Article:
Session Chairs: Victoria OConnell, Sitka Sound Science Center; Veronica Padula, Tribal Government of St. Paul Island
In this session, you’ll hear from community members actively working to remove marine debris from rugged remote areas and the unique challenges they face with removal and costs of shipping to recycling/disposal facilities on mainland Alaska and the Lower 48.
Removal and disposal of marine debris from remote Alaskan communities poses many challenges. Along with the rugged terrain, some of these challenges include working in the sub-arctic environment and inclement marine weather. One of the main challenges is timing marine debris removal efforts around the retreat of sea ice from the shoreline with the arrival of nesting seabirds and marine mammals. This window of opportunity to remove debris from the shoreline is limited to spring, summer, and fall months. Additionally, being from remote communities poses logistical challenges for debris disposal. Most municipal landfills do not accept marine debris; therefore all debris collected must be shipped to mainland Alaska or the Lower 48 for disposal or recycling. The logistics and challenges of marine debris removal and disposal from small remote communities from the Bering Sea to Southeast Alaska will be explored further in this session.
Marine Debris Removal on St. Paul Island, Alaska
presenting: Pamela Lestenkof (Aleut Community of St. Paul Island Tribal Government, United States); authors: Pamela Lestenkof (Aleut Community of St. Paul Island Tribal Government, United States), Paul Melovidov (Aleut Community of St. Paul Island Tribal Government), Aaron Lestenkof (Aleut Community of St. Paul Island Tribal Government), Dallas Roberts (Aleut Community of St. Paul Island Tribal Government), Veronica Padula (Aleut Community of St. Paul Island Tribal Government)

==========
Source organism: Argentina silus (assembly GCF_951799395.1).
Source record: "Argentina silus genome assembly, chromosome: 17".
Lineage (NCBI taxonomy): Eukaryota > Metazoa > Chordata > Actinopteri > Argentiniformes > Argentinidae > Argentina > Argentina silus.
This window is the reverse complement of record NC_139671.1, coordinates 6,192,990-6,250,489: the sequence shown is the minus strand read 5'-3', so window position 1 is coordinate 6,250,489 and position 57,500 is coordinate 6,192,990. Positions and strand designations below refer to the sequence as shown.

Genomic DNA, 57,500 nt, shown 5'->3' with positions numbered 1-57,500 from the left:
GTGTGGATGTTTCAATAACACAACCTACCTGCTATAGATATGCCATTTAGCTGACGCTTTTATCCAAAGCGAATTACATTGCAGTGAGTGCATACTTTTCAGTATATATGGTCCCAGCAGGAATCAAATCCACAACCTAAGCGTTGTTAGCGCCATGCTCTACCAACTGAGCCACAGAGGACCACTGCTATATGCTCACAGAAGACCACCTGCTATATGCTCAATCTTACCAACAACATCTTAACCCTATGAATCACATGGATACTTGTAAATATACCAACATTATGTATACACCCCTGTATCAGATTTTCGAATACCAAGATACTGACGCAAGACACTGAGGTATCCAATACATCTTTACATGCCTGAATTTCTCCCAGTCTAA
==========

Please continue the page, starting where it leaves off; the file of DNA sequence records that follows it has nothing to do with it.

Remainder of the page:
The Aleut Community of St. Paul Island Tribal Government (ACSPI) has been cleaning up marine debris on the beaches and shorelines of St. Paul Island, Alaska since 1998. St. Paul Island is the largest of the Pribilof Islands, a five-island archipelago in the central Bering Sea. The island supports astonishingly high concentrations of marine mammals, seabirds, fish, and invertebrates. On the Pribilofs, one of the most prominent local impacts of marine debris is the entanglement of northern fur seals or laaqudax (Callorhinus ursinus) in pieces of net, plastic bands, and other synthetic debris. The ACSPI has been actively involved in entanglement research and monitoring since 1995. More recent studies led by the ACSPI have estimated that the juvenile male fur seal entanglement rate on St. Paul Island is between 0.15 and 0.35%. While fur seal entanglements seem to have declined since the 1970s, the ACSPI continues to seek funding for marine debris removal to reduce entanglements for fur seals. In May 2017, the ACSPI removed approximately 21,844 pounds of marine debris from shoreline adjacent to habitat critical for northern fur seals, Steller sea lions, and seabirds. Net and line were the major contributors to the weight of debris collected. Debris composition data was shared with the Sitka Sound Science Center for inclusion in the Alaska Marine Stewardship Foundation (AMSF) statewide marine debris database. A total of 79 super sacks of marine debris were barged off island to Seattle, WA on Coastal Transportation free of charge and transported to the Roosevelt Regional Landfill for disposal.